Full disclosure: I have not read this book. I have not seen any of Michael Moore’s movies. I’m not boycotting them or purposely avoiding them; I simply haven’t gotten around to it, and they’re not high enough on my to-do list to put much effort into seeking them out. If any of them happen to cross my path at a time that’s convenient for me, I’ll be happy to watch them.
I do know who Michael Moore is, I’m familiar with most of his projects of the last ten years, and I know he has a reputation for being somewhat one-sided. Good for him.
All that said, I was absolutely appalled and sickened when I read the excerpt of his book in the Guardian, in which he detailed the threats and attempts on his life after his 2003 Oscar speech, and later the release of his movie Fahrenheit 9/11.
In case you didn’t click on the link and read the account for yourself, here are some highlights:
- Upon returning home from the Oscars, he found a waist-high pile of manure (about three truckloads worth) in his driveway blocking access to his house, as well as signs nailed to the trees on his property threatening his safety and well-being if he didn’t move.
- Not only did he receive mountains of hate-mail expressing people’s desire for his death and/or poor health, he also had people leaving threatening messages on his answering machine.
- So many people came to his house to threaten him that he had to hire a private security company, because the local police were overwhelmed.
- An assassination attempt with a knife was made when he was an invited speaker at an event (thwarted by his private security).
- A cup of scalding coffee was thrown in his face by a random man walking past him on the street (thwarted by his private security–his private security agent took it in the face instead).
- Another random person passing by lunged at him with a sharpened pencil, stabbing the hand of the private security agent.
I know a lot of people were angered by Moore’s Oscar speech and disagreed with the opinions expressed in Fahrenheit 9/11, but I don’t want to believe that my fellow Americans feel that the appropriate response to a citizen exercising his right to free speech is harassment, vandalism, threats, and murder. Sadly, I have no reason to doubt Moore’s story.
Is this who we are as a country? Let’s put aside for the moment that the charges he made against then-President George W. Bush in his Oscar speech were dead-on correct. We did invade Iraq for fictitious reasons. But that’s not the point. Let’s pretend for a moment that Moore was wrong about everything. Let’s pretend there was no doubt in anyone’s mind that Bush’s presidency was achieved legitimately. Let’s pretend that Saddam Hussein masterminded the events of September 11, 2001 and had stockpiles of weapons of mass destruction hiding in Iraq. Let’s pretend all that is true, and Moore still said what he said at the Oscars, and still made Fahrenheit 9/11. As an American, he has that right.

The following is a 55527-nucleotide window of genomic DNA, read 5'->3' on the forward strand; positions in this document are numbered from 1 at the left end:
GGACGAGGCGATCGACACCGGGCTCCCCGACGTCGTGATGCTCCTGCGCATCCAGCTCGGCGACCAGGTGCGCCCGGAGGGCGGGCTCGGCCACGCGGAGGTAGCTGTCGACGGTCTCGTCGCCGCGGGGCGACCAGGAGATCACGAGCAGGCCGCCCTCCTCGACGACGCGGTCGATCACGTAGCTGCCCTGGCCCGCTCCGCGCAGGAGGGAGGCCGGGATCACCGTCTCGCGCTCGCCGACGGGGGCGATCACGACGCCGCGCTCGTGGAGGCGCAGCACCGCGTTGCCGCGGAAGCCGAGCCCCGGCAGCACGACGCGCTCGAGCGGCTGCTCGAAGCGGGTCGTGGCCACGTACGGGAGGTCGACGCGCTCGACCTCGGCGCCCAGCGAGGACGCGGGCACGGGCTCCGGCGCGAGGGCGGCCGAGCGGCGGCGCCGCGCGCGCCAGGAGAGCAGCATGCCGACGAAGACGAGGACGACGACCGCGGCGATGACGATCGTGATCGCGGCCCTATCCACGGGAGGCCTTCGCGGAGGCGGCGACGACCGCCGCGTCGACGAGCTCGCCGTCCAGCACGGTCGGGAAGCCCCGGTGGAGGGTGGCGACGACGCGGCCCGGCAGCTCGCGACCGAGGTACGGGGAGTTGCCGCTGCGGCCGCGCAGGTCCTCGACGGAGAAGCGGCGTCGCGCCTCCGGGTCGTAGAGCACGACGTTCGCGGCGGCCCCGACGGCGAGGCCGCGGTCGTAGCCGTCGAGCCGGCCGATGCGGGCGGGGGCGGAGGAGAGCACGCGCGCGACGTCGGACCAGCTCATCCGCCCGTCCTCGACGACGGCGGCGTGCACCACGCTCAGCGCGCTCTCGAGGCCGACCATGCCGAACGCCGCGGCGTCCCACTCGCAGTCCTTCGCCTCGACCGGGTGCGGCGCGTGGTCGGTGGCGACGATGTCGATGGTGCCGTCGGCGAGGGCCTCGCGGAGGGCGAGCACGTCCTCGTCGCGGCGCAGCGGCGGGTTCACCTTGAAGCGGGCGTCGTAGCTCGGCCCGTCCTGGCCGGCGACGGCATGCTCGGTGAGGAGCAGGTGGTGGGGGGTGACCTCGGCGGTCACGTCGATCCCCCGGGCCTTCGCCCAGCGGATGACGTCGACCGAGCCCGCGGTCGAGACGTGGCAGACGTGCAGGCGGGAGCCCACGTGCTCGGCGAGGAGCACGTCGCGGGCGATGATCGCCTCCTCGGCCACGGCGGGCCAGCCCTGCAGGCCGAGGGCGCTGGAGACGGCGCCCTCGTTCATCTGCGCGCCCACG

I’m disgusted that people who claim to support our troops “fighting for freedom and democracy” in countries like Iraq and Afghanistan will so violently reject freedom and democracy when it’s practiced in their own country. Americans have the right to have their own opinions and express them publicly, even when those opinions question the motives, methods, and abilities of their leaders. Americans do not have the right to vandalize someone else’s private property, trespass on someone else’s private property, or threaten the life, health or safety of another person. If these are the democratic values we’re trying to spread around the world, then the world is right to mock and reject us. This is not how civilized people treat each other.
I like the ideals that my country is based on, but I don’t like the reality we live in. I don’t like the tyranny of the majority, the groupthink ignorance of our history, or the increasing class wars between the “educated elite” and “real Americans” (as if education and a nuanced understanding of the shades of grey that make up the world are somehow antithetical to America). I don’t like that our government follows the version of the Golden Rule that reads, “He who has the gold makes the rules.” And I don’t like that, in practice, we consider discipline and self-restraint as weaknesses, and emotionally-charged recklessness and instant gratification evidence of strength and commitment.
And based on reputation alone, I don’t particularly like Michael Moore. But I respect his right to his opinion, I respect his right to express it publicly, and I appreciate his attempts to make people think critically about what’s going on. If you don’t want to hear what he has to say, don’t watch his movies (you can suck it up and deal with it if he takes 30 seconds of a 3 hour and 30 minute awards show to spring his opinion on you). And as an American citizen, I wish to apologize to him. I can’t speak on behalf of all Americans, but on my own behalf, I apologize. I never sent you hate mail, I never threatened you in person or over the telephone, I never accosted you, and I certainly never threatened your life or safety, but I’m sorry you had to experience all those things. You should never have had to go through that for the sin of expressing your opinion. I’m sure if I ever get around to watching your movies, I’ll find plenty I disagree with you about, but the most I would ever do would be to publish a blog post highlighting what I disagreed with and why. I’m sure you won’t begrudge me my right to publicly express my opinion, just as I don’t begrudge you your right to publicly express yours.
As for the rest of America, please try to understand that freedom and democracy means accepting that people have a right to question their government’s leaders and actions without risk of harm or retribution, and that doing so is not un-American, as many of you claim, but rather is a very important aspect of being an American.